Second Unit Director or Assistant Director
Geoffrey Boothby .... assistant director (as G. Boothby)
 
Art Department
Francis Hallam .... architect (as F. Hallam)
 
Sound Department
A.W. Watkins .... sound director
 
Special Effects by
Ned Mann .... special effects
 
Camera and Electrical Department
Osmond Borradaile .... camera operator (as Osmond Borrodaile)
Robert Krasker .... assistant camera (uncredited)
 
Editorial Department
Harold Young .... supervising editor
 
Music Department
Muir Mathieson .... musical director
 
Other crew
Marqués De Portago .... technical director (as Marques de Portago)
 
Crew believed to be complete


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Additional Details

Also Known As:
Runtime:
89 min
Country:
Language:
Aspect Ratio:
1.37 : 1 See more »
Sound Mix:
Mono (Western Electric Noiseless Recording)
Certification:

Did You Know?

Trivia:
The play "L'homme a la rose" by Henry Bataille originally opened in Paris, France on 5 December 1920. An English adaptation, "Don Juan", by Lawrence Langner, opened in New York on 5 September 1921.See more »
Quotes:
Don Juan:Marriage is like a beleaguered city. Those that are out want to get in; those that are in want to get out.See more »
Movie Connections:
Featured in Broken Flowers (2005)See more »
Soundtrack:
If You Were MineSee more »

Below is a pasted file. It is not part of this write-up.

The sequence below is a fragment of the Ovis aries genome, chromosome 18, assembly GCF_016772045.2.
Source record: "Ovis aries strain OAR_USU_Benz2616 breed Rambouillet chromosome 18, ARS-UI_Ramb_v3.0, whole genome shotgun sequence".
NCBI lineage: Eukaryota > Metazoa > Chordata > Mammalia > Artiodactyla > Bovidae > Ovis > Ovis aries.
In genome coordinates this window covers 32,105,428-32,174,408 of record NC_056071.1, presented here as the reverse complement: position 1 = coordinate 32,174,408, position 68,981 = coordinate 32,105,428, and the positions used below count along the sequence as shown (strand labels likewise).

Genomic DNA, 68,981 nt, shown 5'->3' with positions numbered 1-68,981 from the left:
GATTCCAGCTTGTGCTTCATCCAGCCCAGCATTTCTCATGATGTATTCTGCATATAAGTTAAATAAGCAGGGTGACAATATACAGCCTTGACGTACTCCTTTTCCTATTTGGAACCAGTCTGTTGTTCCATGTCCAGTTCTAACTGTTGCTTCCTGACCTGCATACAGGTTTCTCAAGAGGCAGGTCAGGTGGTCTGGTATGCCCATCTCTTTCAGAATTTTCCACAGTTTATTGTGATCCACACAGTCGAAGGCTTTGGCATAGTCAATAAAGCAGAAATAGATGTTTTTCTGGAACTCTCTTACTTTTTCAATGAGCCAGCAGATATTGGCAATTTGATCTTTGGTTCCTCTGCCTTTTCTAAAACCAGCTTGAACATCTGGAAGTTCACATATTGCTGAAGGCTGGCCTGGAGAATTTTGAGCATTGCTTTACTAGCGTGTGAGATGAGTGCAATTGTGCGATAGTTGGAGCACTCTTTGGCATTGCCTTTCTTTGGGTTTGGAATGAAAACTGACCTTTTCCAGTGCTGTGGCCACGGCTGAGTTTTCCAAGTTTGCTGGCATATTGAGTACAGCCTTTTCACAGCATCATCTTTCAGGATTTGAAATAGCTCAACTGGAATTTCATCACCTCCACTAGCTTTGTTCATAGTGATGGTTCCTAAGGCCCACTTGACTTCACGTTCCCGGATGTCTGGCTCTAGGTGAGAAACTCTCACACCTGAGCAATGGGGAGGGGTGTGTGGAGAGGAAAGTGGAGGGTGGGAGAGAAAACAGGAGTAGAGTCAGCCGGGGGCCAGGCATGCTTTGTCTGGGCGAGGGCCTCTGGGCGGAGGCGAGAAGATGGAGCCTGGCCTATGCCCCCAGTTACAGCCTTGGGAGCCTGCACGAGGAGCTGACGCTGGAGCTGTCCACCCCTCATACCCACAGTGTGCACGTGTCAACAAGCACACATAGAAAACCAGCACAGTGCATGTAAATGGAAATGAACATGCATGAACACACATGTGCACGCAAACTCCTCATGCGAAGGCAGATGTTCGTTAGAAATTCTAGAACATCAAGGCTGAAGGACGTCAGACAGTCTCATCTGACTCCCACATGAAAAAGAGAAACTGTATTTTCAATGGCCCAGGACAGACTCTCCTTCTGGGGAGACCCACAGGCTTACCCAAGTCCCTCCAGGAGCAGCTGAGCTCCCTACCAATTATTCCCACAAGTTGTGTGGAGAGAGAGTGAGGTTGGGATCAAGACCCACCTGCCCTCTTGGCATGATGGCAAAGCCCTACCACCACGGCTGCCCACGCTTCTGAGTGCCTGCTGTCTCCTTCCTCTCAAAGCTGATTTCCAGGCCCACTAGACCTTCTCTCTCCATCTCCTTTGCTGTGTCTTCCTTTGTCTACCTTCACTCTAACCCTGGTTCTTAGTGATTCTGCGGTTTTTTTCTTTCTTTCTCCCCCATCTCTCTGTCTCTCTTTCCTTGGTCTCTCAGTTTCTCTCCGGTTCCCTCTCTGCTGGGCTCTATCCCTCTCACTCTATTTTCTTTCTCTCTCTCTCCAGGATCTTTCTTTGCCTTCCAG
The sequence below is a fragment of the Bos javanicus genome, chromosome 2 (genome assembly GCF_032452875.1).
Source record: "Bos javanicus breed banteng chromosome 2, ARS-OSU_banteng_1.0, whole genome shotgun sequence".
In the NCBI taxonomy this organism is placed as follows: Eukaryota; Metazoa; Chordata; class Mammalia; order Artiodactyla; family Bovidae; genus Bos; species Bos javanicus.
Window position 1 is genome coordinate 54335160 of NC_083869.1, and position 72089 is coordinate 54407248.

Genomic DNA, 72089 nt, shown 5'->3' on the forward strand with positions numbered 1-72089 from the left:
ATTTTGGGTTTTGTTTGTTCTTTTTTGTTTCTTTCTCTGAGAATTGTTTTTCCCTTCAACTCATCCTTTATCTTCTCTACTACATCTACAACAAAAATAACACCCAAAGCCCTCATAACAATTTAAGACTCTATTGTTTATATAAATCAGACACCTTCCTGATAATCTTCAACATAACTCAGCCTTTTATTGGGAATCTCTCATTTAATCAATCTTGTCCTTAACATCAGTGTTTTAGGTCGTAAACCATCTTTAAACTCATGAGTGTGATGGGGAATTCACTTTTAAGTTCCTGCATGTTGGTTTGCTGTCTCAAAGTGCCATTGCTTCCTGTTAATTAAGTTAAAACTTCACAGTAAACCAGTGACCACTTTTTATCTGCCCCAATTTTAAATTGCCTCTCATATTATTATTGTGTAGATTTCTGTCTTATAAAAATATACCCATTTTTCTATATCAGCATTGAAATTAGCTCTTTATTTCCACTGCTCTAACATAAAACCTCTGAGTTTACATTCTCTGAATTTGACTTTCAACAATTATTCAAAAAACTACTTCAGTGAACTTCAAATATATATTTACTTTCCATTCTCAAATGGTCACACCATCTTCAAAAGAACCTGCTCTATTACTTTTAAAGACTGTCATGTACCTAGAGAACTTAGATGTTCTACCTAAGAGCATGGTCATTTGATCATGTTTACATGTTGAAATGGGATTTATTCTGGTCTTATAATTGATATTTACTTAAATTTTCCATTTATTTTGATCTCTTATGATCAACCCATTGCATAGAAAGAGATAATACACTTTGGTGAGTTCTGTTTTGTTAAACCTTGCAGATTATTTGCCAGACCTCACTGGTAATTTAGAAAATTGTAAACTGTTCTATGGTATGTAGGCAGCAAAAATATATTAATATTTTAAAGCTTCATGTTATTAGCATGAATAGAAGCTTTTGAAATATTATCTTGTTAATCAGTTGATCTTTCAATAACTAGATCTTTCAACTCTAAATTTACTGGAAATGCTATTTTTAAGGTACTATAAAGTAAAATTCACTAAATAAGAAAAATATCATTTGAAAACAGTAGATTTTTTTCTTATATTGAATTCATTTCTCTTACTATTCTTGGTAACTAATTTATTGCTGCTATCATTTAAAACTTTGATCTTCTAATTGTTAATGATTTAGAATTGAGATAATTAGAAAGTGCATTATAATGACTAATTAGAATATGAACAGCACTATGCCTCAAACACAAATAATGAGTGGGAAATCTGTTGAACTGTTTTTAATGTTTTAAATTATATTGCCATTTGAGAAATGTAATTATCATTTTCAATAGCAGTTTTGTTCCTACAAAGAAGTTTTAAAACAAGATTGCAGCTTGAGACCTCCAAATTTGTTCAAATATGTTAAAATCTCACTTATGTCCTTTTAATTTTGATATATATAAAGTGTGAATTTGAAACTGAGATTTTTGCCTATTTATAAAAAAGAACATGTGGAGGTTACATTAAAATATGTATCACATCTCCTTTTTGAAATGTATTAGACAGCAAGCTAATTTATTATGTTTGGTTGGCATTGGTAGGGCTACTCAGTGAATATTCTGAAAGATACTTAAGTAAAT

FAQ

This FAQ is empty. Add the first question.
16 out of 17 people found the following review useful.
Will The Real Don Juan Stand Up Or Stand Out?, 7 January 2008
Author: bkoganbing from Buffalo, New York

In Douglas Fairbanks, Jr.'s memoirs, he and his father decided in 1933 to go over to Great Britain together for work. Fairbanks the younger wasn't satisfied with his film career at Warner Brothers and his father was falling head over heels with the British Lady Sylvia Ashley. She became his third and last wife. Doug Jr. said that they bonded while there closer than they did while he was a child.

Doug Jr. did a bunch of films and some stage work in London, his best known film in his British period was Catherine the Great with Elizabeth Bergner. Doug, Sr. did this one film, The Private Life of Don Juan and it's as tailor made a farewell to the screen as The Shootist was for John Wayne.

We all of us get older and even such sex symbols as Don Juan does. He's wearying of the life and I suspect has not the stamina any more for what he was known for. When rumor goes around he's been killed finally by an irate husband, Fairbanks decides with his faithful man Friday, Leporello, played by Melville Cooper to take a long needed rest.

The problem comes when he decides to make a comeback and no one believes this 51 year old man is the real Don Juan. Fairbanks was 51 when he made The Private Life of Don Juan and he did look pretty good for a 51 year old man. At least I didn't look as good when I hit that age.

What will the outcome be for the aged Lothario? For that you'll have to see the film and I will say that Alexander Korda provided a nice bevy of British beauties for Fairbanks to choose from. Such beautiful and talented folks as Merle Oberon, Benita Hume, Binnie Barnes, and Diana Napier all vie for Fairbanks's attention at one point in the film.

Best in the film however is Athene Seyler and her proposition to Fairbanks. Her scene with him is a delight.

I don't know if Fairbanks had it in his head that The Private Life of Don Juan would be his farewell picture. It needn't have been, his speaking voice registered well for sound and by 1934 he wasn't overacting as many of his silent contemporaries did and ruined their careers thereby. But The Private Life of Don Juan was perfect as a farewell performance for a man who was an American icon in his day, as much as John Wayne was in his.